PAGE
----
Title I - Employment

  • Requirements: Employers with 15 or more employees may not discriminate against qualified individuals with disabilities. Employers must reasonably accommodate the disabilities of qualified applicants or employees, including modifying work stations and equipment, unless undue hardship would result.
  • Enforcement: Complaints may be filed with the Equal Employment Opportunity Commission. Private lawsuits may be filed after exhausting administrative remedies. Remedies are the same as under Title VII of the Civil Rights Act of 1964. Courts may order employers to hire or promote qualified individuals, reasonably accommodate their disabilities and pay back wages and attorney fees.

Title II - Public Services

  • Requirements: State and local governments may not discriminate against qualified individuals with disabilities. Newly constructed state and local government buildings, including transit facilities, must be accessible.  Alterations to existing state and local government buildings must be done in an accessible manner.

    When alterations could affect accessibility to "primary function" areas of a transit facility, an accessible path of travel must be provided to the altered areas. The restrooms, drinking fountains and telephones serving the altered areas must also be accessible to the extent that the additional accessibility costs are not disproportionate to the overall alterations costs.

    New buses and rail vehicles for fixed-route systems must be accessible. New vehicles for demand-responsive systems must be accessible unless the system provides people with disabilities services equivalent to those provided to the general public. Comparable Para-transit must be provided to individuals who cannot use fixed-route bus services to the extent that an undue financial burden is not imposed.

    One car per train must be accessible. Existing "key stations" in rapid rail, commuter rail and light rail systems must be accessible. All existing Amtrak stations must be accessible by July 26, 2010. Amtrak trains must have as many seating spaces for individuals who use wheelchairs as would be available if every car in the train were accessible to such individuals by July 26, 2000.

  • Enforcement: Complaints may be filed with the U.S. Department of Transportation concerning public transportation. Individuals may also file a private lawsuit. Remedies are the same as under Section 505 of the Rehabilitation Act of 1973. Courts may order entities to make facilities accessible, provide auxiliary aids or services, modify policies and pay attorney fees.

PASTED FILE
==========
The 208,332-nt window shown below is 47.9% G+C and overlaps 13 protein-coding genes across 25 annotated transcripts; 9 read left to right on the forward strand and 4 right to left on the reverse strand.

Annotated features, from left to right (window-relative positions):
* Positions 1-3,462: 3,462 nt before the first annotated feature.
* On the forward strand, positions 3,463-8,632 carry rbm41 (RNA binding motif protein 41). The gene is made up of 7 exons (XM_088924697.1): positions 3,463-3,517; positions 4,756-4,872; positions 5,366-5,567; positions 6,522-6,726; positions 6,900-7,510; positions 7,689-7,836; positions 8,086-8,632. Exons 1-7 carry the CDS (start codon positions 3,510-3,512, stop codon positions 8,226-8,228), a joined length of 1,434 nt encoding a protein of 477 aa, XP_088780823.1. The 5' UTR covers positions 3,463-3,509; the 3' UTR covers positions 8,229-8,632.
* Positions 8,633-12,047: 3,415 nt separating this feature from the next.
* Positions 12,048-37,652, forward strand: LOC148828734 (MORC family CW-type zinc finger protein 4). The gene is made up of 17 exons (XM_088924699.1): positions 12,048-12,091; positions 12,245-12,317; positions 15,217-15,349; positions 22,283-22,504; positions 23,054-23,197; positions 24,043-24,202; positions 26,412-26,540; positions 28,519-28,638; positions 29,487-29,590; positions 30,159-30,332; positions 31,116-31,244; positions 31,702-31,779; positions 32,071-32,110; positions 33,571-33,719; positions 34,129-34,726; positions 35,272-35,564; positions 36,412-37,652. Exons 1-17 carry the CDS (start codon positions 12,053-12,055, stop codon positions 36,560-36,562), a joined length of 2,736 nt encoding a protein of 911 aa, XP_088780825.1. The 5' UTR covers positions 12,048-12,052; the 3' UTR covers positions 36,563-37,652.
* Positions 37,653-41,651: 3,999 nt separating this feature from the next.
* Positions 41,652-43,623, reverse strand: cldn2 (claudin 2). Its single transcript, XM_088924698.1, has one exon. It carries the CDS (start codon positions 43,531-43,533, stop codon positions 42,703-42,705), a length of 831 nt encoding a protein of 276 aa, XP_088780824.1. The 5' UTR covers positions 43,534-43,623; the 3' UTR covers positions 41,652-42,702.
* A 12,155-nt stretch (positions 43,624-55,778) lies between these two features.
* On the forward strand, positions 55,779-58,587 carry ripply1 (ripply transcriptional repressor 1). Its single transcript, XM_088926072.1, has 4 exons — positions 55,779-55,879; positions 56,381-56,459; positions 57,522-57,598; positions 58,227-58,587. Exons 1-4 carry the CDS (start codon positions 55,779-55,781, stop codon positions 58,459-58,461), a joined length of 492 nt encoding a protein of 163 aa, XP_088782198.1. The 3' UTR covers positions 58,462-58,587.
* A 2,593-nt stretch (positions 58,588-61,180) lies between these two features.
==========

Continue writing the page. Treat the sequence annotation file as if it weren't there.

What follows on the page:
Title III - Public Accommodations

  • Requirements: Restaurants, hotels, theaters, shopping centers and malls, retail stores, museums, libraries, parks, private schools, day care centers and other similar places of public accommodation may not discriminate on the basis of disability.

    Physical barriers in existing public accommodations must be removed if readily achievable. If not, alternative methods of providing services must be offered, if those methods are readily achievable. New construction in public accommodations and commercial facilities must be accessible.

    Alterations to existing public accommodations and commercial facilities must be accessible. When alterations could affect accessibility to "primary function" areas of a facility, an accessible path of travel must be provided to the altered areas. The rest rooms, telephones and drinking fountains serving the altered areas must also be accessible, to the extent that the additional accessibility costs are not disproportionate to the overall alterations costs.

    Elevators are not required in newly constructed or altered buildings under three stories or with less than 3,000 square feet per floor unless the building is a shopping center, mall or health provider's office.

    New buses and other vehicles (except automobiles) operated by private entities must be accessible, or the entity must provide individuals with disabilities services equivalent to those provided to the general public.

    The requirements differ depending on whether the system is fixed-route or demand-responsive and on the vehicle seating capacity for entities not primarily engaged in the business of transporting people.

    New over-the-road buses (buses with an elevated passenger deck located over a baggage compartment) must be accessible.

  • Enforcement: Complaints may be filed with the U.S. Department of Justice. Individuals may also file a private lawsuit. Remedies are the same as under Title II of the Civil Rights Act of 1964. Courts may order any entity to make facilities accessible, provide auxiliary aids or services, modify policies and pay attorney fees. Courts may award monetary damages and impose civil penalties in lawsuits filed by the Justice Department but not in private lawsuits by individuals.

Title IV - Telecommunications

  • Requirements: Telephone companies must provide telecommunications relay services 24 hours a day for individuals who are deaf, hard-of-hearing and speech-impaired.
  • Enforcement: Complaints may be filed with the Federal Communications Commission.

DBTAC National Network of ADA Centers: The Disability and Business Technical Assistance Center (DBTAC) is a national network of 10 regional DBTAC: ADA Centers that provide the most complete and experienced services for up-to-date information, referrals, resources, and training on the Americans with Disabilities Act (ADA) to businesses, employers, government entities, and individuals with disabilities, as well as media and news reporters.

Questions About the Americans with Disabilities Act?

Call Office of the Inspector General (OIG):  (800) 949-4232 (V/TTY)